To win their second Stanley Cup in three seasons — after 45 years of futility — the Kings really did it the hard way. They began the playoffs with three straight losses to San Jose, then while facing the pressure of elimination they had to win four times. They fell behind in the series with the Anaheim Ducks, then beat them — again needing the full seven games. They then lost the first game to the Chicago Blackhawks, but came back to beat them — again in the full seven games. The New York Rangers went the easiest, on paper, losing in five games. But the games themselves were the hardest fought. Friday night's game lasted halfway through a second overtime period, and was the longest game in the Kings' franchise history, before Alec Martinez scored on a rebound and LA won 3-2.
Some of the Kings said afterward they were gassed, physically and emotionally. Since the playoffs began April 17, they had to play 26 games — the most of any Stanley Cup winner. They played all or parts of ten overtime periods. "I'm emotionally spent like I've never been before," captain Dustin Brown said after the game. But they have their second cup since the laconic Canadian Darryl Sutter arrived as coach midway through the 2011-12 season, showing a young team how to win.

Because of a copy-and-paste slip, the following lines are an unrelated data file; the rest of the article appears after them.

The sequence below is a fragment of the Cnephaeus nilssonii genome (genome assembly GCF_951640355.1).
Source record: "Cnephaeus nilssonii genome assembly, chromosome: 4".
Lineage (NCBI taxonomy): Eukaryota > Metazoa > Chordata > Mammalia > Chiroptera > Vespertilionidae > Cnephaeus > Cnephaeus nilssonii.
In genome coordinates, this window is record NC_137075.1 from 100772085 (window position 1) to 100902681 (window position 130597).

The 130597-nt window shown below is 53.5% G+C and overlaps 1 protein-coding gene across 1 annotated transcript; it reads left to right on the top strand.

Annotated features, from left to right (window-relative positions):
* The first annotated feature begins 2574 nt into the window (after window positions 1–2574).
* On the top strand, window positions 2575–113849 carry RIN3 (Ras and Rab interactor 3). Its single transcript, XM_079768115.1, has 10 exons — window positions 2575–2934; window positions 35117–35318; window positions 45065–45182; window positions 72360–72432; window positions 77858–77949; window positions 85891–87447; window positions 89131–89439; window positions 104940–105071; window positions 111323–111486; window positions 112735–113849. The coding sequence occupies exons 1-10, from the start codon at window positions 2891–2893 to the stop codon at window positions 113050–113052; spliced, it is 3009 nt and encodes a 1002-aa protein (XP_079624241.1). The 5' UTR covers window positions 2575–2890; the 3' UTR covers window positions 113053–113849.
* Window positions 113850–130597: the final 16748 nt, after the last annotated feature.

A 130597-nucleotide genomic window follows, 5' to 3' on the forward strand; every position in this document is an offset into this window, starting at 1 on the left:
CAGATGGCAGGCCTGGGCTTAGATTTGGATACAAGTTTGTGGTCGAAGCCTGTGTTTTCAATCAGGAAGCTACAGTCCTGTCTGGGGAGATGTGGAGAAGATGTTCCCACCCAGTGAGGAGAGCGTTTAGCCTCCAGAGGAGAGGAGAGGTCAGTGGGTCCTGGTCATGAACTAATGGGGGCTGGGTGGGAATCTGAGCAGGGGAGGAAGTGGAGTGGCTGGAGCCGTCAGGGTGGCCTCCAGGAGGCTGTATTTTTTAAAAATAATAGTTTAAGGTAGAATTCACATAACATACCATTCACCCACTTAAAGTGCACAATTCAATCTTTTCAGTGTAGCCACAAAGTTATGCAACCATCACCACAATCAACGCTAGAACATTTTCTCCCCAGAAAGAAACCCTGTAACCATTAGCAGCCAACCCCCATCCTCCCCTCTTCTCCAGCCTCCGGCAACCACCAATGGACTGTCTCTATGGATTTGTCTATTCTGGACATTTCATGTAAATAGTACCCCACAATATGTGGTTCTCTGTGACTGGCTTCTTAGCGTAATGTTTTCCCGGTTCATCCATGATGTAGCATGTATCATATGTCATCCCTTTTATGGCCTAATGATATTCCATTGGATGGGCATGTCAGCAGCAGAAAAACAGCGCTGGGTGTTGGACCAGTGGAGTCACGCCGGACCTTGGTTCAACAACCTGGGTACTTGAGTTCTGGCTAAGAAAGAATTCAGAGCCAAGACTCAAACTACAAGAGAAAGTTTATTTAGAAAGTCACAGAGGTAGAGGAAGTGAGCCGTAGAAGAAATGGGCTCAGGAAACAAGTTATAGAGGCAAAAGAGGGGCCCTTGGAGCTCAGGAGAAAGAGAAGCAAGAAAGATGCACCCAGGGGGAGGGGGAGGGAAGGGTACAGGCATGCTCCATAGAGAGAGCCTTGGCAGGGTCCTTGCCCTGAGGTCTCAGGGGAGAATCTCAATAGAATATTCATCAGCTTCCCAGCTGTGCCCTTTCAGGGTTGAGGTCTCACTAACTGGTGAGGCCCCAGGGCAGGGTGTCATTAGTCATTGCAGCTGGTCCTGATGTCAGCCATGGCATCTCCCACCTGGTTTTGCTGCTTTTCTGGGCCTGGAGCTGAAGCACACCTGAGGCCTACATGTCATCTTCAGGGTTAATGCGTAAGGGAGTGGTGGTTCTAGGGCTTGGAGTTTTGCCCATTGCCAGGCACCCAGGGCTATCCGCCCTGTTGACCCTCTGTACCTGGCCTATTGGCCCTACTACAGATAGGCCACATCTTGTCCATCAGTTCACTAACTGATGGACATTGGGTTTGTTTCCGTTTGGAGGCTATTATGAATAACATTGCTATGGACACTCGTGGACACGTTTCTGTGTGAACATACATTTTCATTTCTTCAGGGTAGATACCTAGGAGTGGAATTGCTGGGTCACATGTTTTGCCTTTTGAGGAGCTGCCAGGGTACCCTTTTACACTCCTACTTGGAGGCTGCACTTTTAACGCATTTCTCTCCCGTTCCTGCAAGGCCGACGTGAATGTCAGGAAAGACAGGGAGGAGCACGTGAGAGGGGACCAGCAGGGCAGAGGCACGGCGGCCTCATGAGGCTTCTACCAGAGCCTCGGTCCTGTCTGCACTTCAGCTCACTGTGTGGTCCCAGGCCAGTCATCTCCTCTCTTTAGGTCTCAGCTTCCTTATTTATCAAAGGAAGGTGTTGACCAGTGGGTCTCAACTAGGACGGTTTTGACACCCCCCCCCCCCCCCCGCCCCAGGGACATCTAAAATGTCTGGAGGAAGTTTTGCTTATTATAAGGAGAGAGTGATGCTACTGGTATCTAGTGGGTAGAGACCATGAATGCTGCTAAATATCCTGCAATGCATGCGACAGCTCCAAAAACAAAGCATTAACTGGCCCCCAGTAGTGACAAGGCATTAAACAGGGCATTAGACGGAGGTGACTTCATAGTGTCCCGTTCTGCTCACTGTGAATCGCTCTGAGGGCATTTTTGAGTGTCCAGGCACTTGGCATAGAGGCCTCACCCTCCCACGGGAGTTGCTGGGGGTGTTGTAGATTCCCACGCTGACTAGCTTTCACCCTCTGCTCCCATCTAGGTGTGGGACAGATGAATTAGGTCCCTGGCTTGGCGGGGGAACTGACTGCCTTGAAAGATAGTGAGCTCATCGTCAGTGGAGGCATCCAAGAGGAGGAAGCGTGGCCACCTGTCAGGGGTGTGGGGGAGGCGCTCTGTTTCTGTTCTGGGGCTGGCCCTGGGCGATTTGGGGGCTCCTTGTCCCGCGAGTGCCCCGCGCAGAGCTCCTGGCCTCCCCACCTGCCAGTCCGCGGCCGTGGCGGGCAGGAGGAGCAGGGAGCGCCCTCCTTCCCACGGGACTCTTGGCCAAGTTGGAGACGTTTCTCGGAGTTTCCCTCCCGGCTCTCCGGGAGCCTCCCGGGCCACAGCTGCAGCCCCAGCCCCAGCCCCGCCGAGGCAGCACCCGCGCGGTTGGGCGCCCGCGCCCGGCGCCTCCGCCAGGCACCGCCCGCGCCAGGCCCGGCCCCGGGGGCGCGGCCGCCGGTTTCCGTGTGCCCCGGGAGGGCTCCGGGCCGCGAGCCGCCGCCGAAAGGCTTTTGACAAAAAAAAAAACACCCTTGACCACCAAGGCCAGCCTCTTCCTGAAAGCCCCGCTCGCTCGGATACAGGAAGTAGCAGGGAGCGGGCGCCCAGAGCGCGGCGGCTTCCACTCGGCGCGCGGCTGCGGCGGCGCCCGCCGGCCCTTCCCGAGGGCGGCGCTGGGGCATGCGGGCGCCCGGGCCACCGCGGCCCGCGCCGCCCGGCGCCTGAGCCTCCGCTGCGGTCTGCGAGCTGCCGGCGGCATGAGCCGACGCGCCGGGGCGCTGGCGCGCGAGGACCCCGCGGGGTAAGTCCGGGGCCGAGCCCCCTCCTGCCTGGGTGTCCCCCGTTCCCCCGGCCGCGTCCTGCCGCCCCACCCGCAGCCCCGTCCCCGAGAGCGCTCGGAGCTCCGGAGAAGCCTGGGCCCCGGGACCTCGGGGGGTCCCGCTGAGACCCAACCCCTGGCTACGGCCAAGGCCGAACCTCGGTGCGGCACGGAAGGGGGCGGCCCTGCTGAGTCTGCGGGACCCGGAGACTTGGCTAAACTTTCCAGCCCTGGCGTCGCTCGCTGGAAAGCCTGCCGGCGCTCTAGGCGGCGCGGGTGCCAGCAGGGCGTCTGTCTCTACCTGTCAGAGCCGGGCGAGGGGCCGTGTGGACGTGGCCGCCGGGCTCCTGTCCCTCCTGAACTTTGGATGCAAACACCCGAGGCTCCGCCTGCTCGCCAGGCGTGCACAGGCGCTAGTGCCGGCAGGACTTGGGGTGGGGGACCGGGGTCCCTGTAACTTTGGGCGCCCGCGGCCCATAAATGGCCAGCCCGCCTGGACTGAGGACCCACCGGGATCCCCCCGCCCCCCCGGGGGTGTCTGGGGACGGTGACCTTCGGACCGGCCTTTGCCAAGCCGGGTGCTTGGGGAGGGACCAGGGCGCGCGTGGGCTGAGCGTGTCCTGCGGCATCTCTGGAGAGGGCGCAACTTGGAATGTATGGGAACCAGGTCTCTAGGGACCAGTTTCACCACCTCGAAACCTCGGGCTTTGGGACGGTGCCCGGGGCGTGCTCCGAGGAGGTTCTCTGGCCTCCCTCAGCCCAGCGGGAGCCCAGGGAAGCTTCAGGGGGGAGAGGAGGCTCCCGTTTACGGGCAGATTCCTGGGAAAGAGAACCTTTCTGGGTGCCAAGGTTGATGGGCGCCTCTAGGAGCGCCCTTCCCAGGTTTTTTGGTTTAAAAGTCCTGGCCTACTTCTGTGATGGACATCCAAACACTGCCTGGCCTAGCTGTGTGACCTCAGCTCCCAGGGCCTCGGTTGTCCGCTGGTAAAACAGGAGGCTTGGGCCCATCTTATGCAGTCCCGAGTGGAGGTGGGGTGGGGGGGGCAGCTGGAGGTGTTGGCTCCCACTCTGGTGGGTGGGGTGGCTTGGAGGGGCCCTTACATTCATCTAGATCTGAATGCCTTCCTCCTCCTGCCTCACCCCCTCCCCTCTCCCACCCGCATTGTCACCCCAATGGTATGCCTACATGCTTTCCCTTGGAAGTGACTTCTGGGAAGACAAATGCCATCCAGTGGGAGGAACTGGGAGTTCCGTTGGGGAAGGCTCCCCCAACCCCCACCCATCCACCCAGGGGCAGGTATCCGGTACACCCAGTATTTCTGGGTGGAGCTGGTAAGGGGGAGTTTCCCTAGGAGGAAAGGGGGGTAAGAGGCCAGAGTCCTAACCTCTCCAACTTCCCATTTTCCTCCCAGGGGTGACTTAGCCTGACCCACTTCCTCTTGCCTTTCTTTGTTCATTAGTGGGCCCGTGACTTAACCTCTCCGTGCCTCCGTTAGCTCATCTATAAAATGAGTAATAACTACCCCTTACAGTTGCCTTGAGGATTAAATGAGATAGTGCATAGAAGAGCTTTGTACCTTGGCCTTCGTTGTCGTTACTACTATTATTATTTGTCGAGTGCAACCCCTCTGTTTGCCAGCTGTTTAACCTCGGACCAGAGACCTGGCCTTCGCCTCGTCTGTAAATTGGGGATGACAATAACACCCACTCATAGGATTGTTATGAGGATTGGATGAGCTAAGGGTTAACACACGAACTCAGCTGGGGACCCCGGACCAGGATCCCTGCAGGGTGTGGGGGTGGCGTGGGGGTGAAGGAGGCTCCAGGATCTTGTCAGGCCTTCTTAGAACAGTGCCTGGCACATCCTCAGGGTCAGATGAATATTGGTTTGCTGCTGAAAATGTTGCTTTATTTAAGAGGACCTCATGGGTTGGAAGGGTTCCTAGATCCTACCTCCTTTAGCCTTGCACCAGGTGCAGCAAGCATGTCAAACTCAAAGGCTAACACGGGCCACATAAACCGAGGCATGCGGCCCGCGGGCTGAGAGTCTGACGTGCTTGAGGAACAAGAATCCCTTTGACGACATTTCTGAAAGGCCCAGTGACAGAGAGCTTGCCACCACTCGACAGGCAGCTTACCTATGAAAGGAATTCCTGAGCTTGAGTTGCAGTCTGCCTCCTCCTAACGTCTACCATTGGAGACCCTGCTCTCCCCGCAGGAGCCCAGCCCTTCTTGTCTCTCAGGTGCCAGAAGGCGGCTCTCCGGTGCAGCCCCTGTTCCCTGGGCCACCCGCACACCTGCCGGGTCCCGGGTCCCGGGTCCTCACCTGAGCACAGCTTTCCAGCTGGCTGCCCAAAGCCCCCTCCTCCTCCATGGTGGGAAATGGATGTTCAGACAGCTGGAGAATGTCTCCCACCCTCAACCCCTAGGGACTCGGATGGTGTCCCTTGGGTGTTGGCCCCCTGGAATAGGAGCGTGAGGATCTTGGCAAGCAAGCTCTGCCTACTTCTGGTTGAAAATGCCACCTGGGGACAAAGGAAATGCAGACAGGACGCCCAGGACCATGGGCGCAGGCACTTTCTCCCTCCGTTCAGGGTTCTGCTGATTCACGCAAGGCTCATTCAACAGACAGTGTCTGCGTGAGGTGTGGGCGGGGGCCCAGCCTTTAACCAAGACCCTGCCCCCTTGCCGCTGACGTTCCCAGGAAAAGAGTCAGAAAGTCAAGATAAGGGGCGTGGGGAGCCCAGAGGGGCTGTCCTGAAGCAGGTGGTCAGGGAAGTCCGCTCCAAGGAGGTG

One of the great things about hockey is that the first wave of celebrating takes place out on the ice, in front of the fans, and involves wives, children, girlfriends, team scouts, assistant coaches — even the PR guy was hoisting the Stanley Cup and getting his picture taken. Kings owner Phil Anschutz was there again this time, on the ice, touching the Cup. The players all carried the Cup around the ice, individually and then in a group in a salute to the fans. This all took most of an hour, with the exhausted players still on their skates and wearing their soaking wet gear. Nobody cared.
The game winner and start to the party:
At Dodger Stadium, the largest gathering in the city tonight I assume, fans watching TVs in the concourses began cheering and howling. The noise crept out into the seats, building in volume and excitement, during an uneventful at-bat by Chone Figgins. Then Vin Scully picked up on the hubub and told the audience at home what was going on, congratulating the Kings on "a remarkable, remarkable, remarkable accomplishment."
On the ice, it was a significant moment when the Kings captain chose to symbolically hand the Cup off to defenseman Robyn Regehr, who did not get to play in the final round due to injury.
Finally, the Cup reaches the locker room long after the game.
The Stanley Cup parade will be Monday along Figueroa Street, starting at 5th Street at noon and running south to Staples Center.
Nick Nickson's call on radio:
The view from Hermosa Beach:
Fans watch the winning goal and erupt at LA Live.
Finally: Hitler weighs in.